Week 36 & 37 – The “Farmacy Dinner Series”
The ‘two weeks in one blog’ trend continues, and might for the next month or so. I have launched a new “Farmacy Dinner Series” and that will take all of my time and then some to pull off. My goal for the project is to:
A) Cook a feast centered around all of our meat offerings and other local farmers’ bounties. My friend, Kate, and I wrote the menu yesterday. We’ll have five appetizers, soup, salad, traditional sourdough bread, seven side dishes, and one featured steak. Oh yeah, and dessert!
B) Give my audience an in-depth look into what they are eating, how it was farmed or caught, and why it is sustainable, delicious, and nutritious.
C) Start a discussion about farming, past, present, and future. How we used to farm, where we are now, and where the future of farming should head if we want to keep any semblance of soil health. It will also include a keynote speaker from the local area who specializes in the arena of health care. When I say “health care,” I don’t mean some administrator of pharmaceuticals or completely “Western-medicine-only” doctor. These health influencers are bucking the old system and are shedding light on the health epidemic in this country and what it will really take to bring true health to the population as a whole.
If you are reading this and you live near Cedar Rapids or Des Moines, please check out the event. Bring a spouse, a friend or family member or anybody you love. I promise you will walk away pleasantly full of food and knowledge! Here is the Eventbrite link for more details.
Did anybody see the huge beef recall from a Cargill plant this week? I have so many thoughts and emotions regarding these recalls. My first reaction is anger that this happens…often. And then I ask, “does anybody care?” I’m sure the dozens of sick consumers and the family of the deceased are utterly outraged, but does anybody else really care? The fact that this happens over and over, with no explanation, really, is unacceptable. If the USDA and FSIS are here to protect us, then they are really bad at their jobs. Let’s cut the regulators some slack and maybe we blame it on the processors. I mean, somebody has to process all of these confinement animals and feed the world. They have to run hard and fast to keep up. The workers are underpaid and overworked and probably hate their jobs. Seems like a recipe for disaster. Let’s cut the processors some slack and maybe we blame it on the producers. These feedlots are a breeding ground for disease and despair. An unhealthy environment, with an unhealthy feed ration, and a barrage of antibiotics, hormones, and other artificial and chemical stimulants to keep the four-legged animals alive. Oh yeah, let’s not leave out our 2-legged friends: the chicken and turkey. They get to be mass-produced in the same or worse conditions as their four-legged friends.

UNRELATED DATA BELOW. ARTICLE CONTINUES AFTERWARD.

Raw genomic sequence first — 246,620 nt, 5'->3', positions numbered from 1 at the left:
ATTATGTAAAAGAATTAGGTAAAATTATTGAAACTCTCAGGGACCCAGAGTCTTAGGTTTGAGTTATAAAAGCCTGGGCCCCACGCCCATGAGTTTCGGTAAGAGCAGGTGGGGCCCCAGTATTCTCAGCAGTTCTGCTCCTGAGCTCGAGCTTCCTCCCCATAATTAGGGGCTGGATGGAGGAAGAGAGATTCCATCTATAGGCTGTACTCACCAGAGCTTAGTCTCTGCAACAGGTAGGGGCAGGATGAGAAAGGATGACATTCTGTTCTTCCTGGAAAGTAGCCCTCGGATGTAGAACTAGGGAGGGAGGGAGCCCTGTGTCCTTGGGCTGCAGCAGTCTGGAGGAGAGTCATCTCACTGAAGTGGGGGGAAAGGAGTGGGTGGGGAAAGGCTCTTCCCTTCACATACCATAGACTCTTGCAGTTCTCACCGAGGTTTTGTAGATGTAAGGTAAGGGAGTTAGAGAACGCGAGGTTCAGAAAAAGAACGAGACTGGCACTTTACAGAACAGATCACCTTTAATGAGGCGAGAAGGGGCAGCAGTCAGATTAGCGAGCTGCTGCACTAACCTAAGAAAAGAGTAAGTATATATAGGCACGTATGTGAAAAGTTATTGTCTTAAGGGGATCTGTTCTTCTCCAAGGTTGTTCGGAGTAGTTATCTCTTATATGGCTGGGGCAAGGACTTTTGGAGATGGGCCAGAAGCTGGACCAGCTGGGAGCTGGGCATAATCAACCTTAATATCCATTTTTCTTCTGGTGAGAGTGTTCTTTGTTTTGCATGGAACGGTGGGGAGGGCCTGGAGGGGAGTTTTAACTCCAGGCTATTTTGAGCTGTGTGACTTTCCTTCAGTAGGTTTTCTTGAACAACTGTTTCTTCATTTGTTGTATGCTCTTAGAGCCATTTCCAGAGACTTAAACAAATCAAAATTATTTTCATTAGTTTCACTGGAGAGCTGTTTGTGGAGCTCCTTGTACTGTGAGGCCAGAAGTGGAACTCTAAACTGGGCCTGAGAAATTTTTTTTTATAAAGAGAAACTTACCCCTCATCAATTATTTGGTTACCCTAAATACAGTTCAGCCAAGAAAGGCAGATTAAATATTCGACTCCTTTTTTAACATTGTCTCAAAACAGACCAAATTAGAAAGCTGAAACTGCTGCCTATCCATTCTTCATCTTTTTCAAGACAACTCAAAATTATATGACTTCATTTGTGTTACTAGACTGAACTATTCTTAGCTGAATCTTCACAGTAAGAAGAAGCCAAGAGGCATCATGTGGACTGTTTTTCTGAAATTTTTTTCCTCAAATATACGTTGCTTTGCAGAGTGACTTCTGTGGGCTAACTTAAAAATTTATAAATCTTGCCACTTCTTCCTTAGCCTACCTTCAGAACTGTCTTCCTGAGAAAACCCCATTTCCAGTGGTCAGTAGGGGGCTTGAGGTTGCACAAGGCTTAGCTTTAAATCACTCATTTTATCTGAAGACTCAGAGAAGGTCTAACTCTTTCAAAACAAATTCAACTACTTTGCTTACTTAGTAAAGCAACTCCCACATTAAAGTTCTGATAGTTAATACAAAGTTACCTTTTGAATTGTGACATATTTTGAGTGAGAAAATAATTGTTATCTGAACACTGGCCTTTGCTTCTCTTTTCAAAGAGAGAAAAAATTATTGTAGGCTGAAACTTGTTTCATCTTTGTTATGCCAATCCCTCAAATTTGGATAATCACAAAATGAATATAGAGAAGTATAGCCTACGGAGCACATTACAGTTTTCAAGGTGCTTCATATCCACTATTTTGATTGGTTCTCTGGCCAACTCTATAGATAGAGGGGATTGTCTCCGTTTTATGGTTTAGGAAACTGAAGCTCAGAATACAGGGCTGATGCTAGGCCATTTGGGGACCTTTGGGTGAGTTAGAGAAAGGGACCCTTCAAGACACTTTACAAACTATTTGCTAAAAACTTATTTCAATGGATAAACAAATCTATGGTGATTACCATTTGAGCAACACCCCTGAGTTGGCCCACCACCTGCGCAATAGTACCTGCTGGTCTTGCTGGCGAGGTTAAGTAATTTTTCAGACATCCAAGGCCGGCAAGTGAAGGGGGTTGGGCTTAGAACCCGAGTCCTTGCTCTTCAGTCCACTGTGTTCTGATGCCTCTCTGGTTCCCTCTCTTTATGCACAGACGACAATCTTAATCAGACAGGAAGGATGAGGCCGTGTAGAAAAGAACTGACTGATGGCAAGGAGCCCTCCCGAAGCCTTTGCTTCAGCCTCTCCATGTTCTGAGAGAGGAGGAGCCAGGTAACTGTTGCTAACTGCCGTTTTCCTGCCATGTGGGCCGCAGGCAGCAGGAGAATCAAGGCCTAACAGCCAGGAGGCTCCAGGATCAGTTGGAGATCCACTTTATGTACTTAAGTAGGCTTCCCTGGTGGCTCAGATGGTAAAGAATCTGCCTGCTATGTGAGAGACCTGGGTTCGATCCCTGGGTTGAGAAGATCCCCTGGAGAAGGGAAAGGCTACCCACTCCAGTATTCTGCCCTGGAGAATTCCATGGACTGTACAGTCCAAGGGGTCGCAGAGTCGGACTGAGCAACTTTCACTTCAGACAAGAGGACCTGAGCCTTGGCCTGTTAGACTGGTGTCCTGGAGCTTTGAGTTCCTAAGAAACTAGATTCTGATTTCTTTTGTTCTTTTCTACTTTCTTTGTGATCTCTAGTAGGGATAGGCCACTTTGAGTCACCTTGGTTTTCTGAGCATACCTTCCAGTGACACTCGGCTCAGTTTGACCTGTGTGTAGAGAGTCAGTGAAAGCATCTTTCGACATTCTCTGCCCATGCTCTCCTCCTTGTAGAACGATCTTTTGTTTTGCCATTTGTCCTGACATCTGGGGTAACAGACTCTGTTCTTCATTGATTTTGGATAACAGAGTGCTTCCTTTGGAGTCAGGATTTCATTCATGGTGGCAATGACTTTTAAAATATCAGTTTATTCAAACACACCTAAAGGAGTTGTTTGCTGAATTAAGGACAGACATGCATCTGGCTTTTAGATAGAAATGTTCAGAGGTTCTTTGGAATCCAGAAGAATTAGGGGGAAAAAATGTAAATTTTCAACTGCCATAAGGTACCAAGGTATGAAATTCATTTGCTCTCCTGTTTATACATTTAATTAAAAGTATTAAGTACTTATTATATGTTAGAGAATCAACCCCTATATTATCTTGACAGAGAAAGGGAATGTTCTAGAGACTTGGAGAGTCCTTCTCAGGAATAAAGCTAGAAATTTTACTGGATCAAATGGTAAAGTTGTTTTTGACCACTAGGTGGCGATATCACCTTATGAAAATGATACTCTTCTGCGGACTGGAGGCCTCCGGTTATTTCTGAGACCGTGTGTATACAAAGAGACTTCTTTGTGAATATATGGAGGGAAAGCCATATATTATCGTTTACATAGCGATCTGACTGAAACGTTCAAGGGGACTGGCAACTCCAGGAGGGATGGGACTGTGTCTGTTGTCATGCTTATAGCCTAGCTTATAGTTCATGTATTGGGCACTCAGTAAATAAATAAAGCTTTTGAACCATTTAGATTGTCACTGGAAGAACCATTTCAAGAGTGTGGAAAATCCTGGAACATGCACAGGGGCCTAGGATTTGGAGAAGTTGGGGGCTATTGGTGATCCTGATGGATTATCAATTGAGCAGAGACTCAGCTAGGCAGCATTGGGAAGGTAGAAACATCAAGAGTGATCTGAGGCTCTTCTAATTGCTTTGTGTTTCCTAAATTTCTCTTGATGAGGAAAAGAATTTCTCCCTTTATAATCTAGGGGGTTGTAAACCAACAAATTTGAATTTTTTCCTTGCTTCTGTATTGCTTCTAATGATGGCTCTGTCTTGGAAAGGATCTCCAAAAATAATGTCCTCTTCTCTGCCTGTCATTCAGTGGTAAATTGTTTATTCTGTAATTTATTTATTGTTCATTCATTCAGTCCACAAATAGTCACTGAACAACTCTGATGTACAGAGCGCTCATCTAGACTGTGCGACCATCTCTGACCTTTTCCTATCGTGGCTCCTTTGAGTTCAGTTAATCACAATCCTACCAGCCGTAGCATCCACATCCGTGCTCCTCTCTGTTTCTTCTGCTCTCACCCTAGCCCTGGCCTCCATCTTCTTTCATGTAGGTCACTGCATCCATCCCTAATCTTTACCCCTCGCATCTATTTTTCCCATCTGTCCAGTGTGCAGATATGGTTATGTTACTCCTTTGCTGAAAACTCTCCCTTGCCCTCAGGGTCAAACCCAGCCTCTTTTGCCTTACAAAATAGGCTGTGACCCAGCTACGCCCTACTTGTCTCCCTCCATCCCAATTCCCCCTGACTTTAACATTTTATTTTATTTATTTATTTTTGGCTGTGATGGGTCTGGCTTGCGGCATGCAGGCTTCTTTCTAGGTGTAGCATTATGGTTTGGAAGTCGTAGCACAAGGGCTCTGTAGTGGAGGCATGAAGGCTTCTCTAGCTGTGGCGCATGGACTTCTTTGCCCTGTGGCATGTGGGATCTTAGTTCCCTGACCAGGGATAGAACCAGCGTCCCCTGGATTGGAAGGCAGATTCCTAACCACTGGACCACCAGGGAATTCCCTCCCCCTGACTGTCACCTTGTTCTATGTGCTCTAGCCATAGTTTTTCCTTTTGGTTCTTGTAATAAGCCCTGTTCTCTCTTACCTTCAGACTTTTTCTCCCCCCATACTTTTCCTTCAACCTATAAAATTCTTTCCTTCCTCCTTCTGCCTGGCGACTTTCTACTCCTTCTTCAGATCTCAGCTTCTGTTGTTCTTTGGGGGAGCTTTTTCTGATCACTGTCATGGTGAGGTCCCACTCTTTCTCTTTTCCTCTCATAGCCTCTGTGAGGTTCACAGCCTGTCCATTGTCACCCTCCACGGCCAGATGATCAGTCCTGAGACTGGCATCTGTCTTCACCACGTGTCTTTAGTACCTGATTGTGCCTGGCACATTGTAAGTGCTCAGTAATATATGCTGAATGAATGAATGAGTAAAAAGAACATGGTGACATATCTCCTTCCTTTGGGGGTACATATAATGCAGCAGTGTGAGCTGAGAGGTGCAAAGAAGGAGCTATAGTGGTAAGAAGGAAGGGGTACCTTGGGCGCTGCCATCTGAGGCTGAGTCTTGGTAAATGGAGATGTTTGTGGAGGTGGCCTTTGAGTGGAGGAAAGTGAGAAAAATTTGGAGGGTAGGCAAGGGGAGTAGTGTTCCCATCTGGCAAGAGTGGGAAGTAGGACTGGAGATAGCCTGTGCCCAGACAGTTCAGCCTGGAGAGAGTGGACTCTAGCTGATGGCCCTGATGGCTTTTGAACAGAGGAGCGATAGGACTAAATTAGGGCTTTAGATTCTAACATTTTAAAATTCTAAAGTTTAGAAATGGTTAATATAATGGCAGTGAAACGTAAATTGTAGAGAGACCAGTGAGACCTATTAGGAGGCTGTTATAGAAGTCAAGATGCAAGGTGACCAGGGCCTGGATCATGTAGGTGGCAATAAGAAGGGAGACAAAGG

I hate to say I told you so, but….I told you so. Remember a few blogs back when I was flying over the Carolinas and I saw all those hog and chicken confinements and their manure lagoons? They were precariously close to rivers and streams. Well, throw a hurricane and multiple feet of rainwater at it and see what happens. I saw some aerial photos of the disaster. I have no words and you won’t either.
On the farm, we had a good couple weeks. That hurricane forced high pressure over the Midwest for almost 10 days. As cliché as it sounds, we truly make hay when the sun shines. That may sound like a given on any farm, but not necessarily for us. We usually don’t risk the weather chances of getting rain on our hay so we cut and wrap all of our forage. I’ve documented the process in the past but the quick version is: Mow one day, rake, bale, wrap the next. Wait two weeks and the bales are perfectly fermented and ready to use. Cabbage into sauerkraut…and cattle like sauerkraut! So we mowed 125 acres of our last crop, which I had known was going to be a huge undertaking. The great part about a week of sunshine is we were able to skip the wrapping and fermenting part. That’s almost half the workload and a bonus is we can leave them in the field for a bit to cure. Next week as it dries up and we have more time, we can take a few days and move them to concrete, stack them three high, and leave them for primo feed in the dead of winter. That is always the best feeling as a farmer: Going into winter with more than enough high-quality feed.
The other good news is that our fall-bred heifers are starting to calve. We have four on the ground and 11 more to go. Not a big herd, but really good quality stock and it will be great to mix-up the calving load by starting a fall herd. That also keeps us in beef supply more evenly throughout the year. A win-win for sure.
I think I’ll put a bow on these two weeks, even though I probably missed something, but we all have busy lives so I try to respect that.